To bring this up to date, Dick Schmalensee and I also examine climate change policies, including those of the Obama administration, as well as those of the current, Trump administration.

Conclusions

We conclude that the supporters of the 1970 Clean Air Act, who no doubt hoped that it would produce major environmental benefits, would be pleased that despite the fact that real U.S. GDP more than tripled between 1970 and 2017, aggregate emissions of the six criteria pollutants declined by 73 percent.

On the other hand, the original supporters of the 1970 Clean Air Act might be quite surprised by some aspects of the evolution of clean air regulation under the Act.  For example, it is difficult to imagine that any of the supporters of the 24-page 1970 Act would have predicted how complex air pollution regulation would become over the subsequent half century. And we suspect that the evolution toward more intensive use of market-based environmental policy would also have been a surprise to those involved in passage of the 1970 Clean Air Act.

However, those involved in the bipartisan passage of the 1970 Clean Air Act would likely be disappointed that environmental policy has become a partisan battleground. It has become impossible to amend the Clean Air Act or to pass other legislation to address climate change in a serious and economically sensible manner.

The Path Ahead

In the final part of the article, we note that an implication of these five decades of experience may be that policies to address climate change and other new environmental problems should be designed in ways that make them more acceptable in the real world of politics. This could mean, for example, giving greater attention to suboptimal, second-best designs of carbon-pricing regimes, such as by earmarking revenues from taxes or allowance auctions to finance additional climate mitigation, rather than optimizing the system via cuts in distortionary taxes, or using such revenues for fairness purposes, such as with lump-sum rebates or rebates targeted to low income and other particularly burdened constituencies.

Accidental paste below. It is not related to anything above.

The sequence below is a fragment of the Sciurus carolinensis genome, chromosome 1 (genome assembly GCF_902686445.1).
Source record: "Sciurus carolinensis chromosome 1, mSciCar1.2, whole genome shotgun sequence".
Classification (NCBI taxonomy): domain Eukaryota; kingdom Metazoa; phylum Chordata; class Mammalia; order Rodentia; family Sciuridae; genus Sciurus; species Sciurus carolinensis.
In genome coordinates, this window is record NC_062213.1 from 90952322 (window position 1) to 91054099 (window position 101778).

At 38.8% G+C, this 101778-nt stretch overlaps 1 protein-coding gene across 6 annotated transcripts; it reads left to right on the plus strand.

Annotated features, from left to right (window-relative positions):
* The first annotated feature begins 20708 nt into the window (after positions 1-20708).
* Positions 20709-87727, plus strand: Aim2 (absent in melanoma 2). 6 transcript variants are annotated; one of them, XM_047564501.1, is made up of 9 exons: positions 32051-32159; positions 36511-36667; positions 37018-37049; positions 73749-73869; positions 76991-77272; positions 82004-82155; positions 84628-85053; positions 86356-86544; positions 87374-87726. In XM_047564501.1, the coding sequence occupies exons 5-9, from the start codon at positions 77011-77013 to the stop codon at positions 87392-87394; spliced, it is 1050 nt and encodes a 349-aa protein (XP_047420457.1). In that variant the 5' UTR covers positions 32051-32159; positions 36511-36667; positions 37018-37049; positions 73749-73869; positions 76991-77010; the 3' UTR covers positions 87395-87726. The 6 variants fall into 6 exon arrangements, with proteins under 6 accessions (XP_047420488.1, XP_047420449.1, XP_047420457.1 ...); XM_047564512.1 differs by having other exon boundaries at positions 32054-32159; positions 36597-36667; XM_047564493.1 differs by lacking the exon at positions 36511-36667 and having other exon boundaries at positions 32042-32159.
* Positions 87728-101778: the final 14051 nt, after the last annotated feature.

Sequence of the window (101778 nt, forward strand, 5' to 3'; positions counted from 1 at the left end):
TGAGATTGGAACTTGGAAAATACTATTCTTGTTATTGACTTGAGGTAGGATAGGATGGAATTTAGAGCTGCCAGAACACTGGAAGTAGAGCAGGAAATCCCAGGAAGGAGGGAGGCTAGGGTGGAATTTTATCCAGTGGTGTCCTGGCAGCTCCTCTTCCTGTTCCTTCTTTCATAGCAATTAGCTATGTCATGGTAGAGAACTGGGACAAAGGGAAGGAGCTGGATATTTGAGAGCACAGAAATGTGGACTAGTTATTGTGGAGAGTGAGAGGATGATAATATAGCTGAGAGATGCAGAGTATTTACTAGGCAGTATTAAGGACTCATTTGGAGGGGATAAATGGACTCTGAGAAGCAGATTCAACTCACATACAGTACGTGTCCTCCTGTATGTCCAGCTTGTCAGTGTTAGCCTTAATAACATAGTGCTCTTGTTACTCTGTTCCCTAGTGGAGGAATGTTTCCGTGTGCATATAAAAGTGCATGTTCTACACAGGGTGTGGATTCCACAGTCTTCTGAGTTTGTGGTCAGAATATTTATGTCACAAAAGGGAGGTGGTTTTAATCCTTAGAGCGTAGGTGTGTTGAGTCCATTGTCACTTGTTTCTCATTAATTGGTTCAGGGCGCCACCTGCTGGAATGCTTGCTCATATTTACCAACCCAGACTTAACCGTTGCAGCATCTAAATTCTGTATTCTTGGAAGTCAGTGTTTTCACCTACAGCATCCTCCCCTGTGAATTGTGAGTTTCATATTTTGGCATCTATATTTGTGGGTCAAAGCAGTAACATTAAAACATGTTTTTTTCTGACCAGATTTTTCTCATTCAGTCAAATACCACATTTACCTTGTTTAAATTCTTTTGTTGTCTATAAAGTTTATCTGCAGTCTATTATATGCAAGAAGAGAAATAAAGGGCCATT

Economists might also be more effective by sometimes working to catch up with the political world by examining better design of second-best non-pricing climate policy instruments, such as clean energy standards, subsidies for green technologies, and other approaches. At some point the politics may change, of course, which is why ongoing economic research on climate policy instruments of all kinds is important.